Also a favourite of mine, is the relativley new 'Green Envy', with unique green petals that eventually fade to a light pink. Some propagators have said this detracts from the plant, and have therefore been promoting another called 'Green Jewel' as one than has petals that remain green all the time. I disagree, and feel that the green petals of 'Green Envy' turning to pink are actually more unique and interesting than those that remain green.

In any case, all Echinacea (Coneflowers) are easy to grow in full sun and relatively drought tolerant once established. They do tend to self-seed a little bit, which makes the introduction of all these new hybrids into the garden, somewhat interesting.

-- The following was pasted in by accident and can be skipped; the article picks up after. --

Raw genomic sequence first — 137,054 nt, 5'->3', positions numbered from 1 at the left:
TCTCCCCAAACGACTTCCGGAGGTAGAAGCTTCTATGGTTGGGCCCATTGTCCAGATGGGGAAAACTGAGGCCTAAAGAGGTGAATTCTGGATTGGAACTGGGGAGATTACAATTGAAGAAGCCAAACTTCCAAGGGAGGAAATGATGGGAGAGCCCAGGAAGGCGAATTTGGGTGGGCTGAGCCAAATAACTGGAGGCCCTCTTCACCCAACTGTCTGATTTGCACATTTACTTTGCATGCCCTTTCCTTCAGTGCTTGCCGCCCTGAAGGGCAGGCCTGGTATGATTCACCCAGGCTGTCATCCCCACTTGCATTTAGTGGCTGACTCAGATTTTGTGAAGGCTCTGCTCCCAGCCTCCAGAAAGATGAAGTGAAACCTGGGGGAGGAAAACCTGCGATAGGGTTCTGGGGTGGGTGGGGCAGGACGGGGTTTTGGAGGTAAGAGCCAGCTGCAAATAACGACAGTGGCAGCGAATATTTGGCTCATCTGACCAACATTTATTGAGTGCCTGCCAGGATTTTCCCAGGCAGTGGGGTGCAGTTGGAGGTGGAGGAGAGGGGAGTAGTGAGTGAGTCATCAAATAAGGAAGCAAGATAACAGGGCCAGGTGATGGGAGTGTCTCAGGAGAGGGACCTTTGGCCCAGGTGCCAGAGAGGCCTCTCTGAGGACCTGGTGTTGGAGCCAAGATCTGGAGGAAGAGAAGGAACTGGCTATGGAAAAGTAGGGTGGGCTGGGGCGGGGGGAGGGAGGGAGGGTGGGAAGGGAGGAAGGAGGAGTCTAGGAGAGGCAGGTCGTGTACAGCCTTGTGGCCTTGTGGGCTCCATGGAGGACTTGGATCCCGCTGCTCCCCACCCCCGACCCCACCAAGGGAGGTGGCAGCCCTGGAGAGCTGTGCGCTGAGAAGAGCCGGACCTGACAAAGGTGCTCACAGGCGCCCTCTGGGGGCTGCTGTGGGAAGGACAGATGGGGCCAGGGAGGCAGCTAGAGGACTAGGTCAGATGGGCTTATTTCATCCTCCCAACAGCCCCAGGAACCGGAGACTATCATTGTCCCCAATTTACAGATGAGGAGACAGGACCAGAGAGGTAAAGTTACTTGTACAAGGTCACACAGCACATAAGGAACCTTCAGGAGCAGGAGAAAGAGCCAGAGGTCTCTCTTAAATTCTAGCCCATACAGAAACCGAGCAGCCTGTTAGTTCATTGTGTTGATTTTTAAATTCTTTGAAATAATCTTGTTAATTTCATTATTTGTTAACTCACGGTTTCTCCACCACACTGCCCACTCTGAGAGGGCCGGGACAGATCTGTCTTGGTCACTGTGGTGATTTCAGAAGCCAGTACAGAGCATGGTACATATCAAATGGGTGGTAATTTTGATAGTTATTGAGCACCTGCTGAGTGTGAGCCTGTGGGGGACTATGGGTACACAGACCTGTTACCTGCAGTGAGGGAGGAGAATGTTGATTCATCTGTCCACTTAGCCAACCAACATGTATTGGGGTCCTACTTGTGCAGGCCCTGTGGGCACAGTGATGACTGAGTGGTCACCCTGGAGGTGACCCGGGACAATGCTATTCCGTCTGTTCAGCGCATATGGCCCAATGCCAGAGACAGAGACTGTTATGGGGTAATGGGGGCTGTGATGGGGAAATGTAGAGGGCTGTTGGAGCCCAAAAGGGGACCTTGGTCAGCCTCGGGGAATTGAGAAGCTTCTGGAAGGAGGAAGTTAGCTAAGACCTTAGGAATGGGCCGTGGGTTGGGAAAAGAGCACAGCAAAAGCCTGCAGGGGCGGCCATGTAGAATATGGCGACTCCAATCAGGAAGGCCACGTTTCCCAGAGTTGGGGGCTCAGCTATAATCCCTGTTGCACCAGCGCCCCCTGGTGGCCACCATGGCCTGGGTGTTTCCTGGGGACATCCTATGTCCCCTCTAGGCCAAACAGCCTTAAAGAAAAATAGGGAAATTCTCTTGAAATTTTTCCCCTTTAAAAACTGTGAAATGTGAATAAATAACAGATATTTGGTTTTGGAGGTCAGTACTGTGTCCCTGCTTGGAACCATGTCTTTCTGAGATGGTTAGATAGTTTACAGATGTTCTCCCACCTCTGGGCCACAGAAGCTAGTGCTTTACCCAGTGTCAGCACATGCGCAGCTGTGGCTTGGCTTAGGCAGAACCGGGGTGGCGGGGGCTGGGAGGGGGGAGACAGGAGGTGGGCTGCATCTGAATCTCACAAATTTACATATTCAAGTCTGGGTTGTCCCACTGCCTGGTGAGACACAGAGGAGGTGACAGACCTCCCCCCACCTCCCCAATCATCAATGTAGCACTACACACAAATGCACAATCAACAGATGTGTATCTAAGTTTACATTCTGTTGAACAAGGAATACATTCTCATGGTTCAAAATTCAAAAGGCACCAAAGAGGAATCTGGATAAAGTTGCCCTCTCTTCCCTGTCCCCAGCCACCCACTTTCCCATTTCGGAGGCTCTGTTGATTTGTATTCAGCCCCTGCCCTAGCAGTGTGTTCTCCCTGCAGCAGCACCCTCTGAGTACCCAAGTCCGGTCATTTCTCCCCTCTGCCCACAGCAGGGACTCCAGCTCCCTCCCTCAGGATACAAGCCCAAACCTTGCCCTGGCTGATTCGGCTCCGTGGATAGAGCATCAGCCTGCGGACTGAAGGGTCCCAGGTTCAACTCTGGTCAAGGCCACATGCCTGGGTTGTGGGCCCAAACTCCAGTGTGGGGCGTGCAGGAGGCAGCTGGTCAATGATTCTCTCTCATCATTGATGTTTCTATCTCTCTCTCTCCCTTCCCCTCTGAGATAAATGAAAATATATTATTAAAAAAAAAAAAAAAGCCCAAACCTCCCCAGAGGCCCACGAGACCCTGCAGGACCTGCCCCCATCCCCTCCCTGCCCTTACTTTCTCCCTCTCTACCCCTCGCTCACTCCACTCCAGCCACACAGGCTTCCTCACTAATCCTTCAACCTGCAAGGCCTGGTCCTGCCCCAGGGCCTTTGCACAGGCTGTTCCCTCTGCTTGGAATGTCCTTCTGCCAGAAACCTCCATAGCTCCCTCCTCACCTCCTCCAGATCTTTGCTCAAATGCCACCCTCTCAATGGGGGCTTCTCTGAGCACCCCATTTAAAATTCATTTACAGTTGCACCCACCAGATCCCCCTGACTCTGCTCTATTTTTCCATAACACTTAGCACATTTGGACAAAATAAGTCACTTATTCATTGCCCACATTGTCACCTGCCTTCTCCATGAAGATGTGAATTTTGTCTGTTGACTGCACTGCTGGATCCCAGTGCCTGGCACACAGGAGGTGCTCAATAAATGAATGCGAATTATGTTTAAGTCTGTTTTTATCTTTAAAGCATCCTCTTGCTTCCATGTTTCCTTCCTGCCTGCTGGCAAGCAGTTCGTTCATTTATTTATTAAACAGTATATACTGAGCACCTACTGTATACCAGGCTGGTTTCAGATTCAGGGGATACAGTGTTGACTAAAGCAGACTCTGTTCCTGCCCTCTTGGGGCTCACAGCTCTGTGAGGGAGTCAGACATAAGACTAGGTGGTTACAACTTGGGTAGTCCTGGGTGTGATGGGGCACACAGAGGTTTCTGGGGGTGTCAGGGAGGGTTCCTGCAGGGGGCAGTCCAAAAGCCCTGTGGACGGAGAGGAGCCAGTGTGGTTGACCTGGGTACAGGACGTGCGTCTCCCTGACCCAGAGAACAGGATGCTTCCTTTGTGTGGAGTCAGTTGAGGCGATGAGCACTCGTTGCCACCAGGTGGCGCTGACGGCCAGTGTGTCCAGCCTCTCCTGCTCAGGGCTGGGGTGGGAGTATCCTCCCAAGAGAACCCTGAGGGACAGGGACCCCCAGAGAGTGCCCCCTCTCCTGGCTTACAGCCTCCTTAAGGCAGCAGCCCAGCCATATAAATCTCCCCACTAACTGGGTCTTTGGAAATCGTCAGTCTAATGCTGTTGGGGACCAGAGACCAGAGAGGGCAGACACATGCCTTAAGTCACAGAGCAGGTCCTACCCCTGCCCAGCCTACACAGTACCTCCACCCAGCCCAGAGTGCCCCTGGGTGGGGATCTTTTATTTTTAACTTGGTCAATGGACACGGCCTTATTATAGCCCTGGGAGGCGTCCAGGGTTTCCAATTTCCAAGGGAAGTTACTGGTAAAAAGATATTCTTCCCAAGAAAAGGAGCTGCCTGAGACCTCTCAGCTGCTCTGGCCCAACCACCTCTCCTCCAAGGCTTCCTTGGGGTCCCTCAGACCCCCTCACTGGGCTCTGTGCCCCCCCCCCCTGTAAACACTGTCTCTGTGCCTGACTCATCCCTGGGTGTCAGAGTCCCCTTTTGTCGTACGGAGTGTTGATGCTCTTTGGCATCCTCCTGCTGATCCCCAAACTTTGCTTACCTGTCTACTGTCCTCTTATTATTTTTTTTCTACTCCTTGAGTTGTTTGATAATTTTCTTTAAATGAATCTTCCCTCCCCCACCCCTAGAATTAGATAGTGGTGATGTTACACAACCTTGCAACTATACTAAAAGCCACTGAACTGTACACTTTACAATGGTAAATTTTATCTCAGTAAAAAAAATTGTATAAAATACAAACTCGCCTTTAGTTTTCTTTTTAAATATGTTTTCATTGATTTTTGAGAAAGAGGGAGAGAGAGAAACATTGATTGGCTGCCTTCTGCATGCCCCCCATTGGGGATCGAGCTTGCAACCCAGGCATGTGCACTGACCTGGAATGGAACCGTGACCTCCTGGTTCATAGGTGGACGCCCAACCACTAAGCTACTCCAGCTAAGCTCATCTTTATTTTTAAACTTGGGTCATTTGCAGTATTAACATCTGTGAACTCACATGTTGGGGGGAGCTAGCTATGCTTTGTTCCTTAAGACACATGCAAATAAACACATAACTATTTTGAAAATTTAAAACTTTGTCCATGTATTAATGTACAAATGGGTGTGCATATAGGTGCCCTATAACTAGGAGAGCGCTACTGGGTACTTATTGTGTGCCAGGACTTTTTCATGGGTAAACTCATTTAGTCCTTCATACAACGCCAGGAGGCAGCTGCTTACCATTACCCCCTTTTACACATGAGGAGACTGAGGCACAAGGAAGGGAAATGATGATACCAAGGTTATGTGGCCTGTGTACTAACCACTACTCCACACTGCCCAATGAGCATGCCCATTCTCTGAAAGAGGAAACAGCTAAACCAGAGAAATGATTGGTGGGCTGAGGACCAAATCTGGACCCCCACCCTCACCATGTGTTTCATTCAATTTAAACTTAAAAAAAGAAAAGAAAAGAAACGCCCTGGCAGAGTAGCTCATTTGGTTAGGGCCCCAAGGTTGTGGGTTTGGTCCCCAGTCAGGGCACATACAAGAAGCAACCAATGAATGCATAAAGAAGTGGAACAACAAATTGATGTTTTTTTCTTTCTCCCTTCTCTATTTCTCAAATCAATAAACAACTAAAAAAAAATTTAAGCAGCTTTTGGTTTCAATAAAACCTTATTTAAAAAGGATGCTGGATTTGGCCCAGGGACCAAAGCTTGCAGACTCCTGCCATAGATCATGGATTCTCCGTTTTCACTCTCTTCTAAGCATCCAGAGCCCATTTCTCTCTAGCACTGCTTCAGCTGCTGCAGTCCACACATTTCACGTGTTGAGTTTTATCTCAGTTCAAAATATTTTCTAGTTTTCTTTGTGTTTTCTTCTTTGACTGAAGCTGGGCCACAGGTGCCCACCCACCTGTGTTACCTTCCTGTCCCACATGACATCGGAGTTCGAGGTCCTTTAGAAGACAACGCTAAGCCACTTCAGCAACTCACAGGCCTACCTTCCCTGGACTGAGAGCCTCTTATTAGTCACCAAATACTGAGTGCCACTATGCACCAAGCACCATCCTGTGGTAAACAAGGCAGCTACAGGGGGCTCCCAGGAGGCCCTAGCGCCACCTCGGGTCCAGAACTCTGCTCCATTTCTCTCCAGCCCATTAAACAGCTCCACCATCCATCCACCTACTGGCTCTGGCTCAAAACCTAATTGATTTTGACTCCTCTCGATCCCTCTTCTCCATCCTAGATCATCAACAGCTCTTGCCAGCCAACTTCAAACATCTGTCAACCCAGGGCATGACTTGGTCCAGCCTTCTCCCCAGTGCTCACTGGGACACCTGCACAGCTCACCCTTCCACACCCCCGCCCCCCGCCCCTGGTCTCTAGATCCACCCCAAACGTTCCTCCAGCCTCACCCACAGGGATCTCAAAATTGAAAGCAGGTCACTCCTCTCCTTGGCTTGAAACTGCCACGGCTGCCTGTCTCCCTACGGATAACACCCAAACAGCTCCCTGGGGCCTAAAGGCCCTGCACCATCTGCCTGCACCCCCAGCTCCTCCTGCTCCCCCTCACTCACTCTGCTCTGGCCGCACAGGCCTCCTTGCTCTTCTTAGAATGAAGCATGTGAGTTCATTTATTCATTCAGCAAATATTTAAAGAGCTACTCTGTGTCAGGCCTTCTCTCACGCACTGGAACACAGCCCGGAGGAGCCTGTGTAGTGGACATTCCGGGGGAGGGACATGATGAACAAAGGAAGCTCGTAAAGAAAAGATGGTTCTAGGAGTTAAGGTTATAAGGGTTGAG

For what's it worth, here's an interesting semi-double I found in our nursery the other day.

Here's to dirt under your nails.


Monday, June 30, 2008

Cool Plant Combos II

Here's a few more suggested perennial plant combos...

First, an interesting combination of Iris sibirica 'Butter and Sugar', Tradescantia 'Concord Grape', and a Rose.

Second, good ol' Veronica spicata 'Red Fox', with the newer Coreopsis 'Autumn Blush'. I have generally found the latter not to be hardy here in zone 6, and so have been somewhat disappointed, but I am however, looking forward to trying the newer varieties as they become available. You can see some here.